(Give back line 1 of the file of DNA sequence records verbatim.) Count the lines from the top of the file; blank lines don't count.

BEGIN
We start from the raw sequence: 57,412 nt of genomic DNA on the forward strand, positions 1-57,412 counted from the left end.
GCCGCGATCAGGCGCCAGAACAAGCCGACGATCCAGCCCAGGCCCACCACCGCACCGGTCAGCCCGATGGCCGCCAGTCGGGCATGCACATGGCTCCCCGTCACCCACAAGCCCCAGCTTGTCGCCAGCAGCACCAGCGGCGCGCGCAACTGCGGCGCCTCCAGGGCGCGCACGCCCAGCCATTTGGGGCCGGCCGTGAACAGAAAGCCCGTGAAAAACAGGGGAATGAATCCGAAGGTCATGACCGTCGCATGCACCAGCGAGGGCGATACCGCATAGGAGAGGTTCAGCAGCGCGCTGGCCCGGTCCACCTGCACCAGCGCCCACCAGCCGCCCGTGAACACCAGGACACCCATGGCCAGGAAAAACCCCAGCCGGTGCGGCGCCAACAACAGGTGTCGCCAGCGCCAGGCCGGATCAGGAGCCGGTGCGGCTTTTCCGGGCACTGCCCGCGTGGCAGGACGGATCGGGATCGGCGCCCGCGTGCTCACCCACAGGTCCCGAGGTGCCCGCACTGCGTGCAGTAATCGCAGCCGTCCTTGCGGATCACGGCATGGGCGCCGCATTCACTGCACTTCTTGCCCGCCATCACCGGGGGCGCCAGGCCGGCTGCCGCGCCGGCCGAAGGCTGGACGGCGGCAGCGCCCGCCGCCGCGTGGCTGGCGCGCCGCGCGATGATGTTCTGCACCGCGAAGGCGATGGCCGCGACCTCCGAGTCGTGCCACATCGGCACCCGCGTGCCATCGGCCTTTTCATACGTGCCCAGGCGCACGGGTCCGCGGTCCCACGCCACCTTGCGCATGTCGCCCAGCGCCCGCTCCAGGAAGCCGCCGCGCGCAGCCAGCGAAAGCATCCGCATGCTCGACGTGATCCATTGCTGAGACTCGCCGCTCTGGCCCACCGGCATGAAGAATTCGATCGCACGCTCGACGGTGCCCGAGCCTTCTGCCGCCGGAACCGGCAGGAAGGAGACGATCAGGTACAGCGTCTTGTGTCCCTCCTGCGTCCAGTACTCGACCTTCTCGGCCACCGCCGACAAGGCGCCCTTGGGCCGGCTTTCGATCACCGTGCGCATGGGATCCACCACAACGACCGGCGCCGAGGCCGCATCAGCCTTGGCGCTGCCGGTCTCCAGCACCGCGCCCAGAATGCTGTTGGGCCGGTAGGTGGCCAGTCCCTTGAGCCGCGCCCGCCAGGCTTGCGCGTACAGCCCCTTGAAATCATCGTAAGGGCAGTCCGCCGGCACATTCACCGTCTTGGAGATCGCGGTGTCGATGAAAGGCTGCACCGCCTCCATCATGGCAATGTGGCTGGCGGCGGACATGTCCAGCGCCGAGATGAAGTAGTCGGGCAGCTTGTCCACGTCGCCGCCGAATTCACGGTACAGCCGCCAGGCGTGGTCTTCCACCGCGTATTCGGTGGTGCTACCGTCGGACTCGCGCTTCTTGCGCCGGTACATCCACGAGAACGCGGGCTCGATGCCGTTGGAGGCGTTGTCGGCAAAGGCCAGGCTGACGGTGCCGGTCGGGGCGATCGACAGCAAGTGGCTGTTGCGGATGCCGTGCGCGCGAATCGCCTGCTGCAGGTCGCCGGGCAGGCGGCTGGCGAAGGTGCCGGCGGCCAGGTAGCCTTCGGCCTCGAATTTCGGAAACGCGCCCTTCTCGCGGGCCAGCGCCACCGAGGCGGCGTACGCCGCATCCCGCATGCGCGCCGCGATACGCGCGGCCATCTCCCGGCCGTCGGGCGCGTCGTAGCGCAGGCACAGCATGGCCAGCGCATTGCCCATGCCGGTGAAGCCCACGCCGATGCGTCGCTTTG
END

We start from the raw sequence: 57,412 nt of genomic DNA on the forward strand, positions 1-57,412 counted from the left end.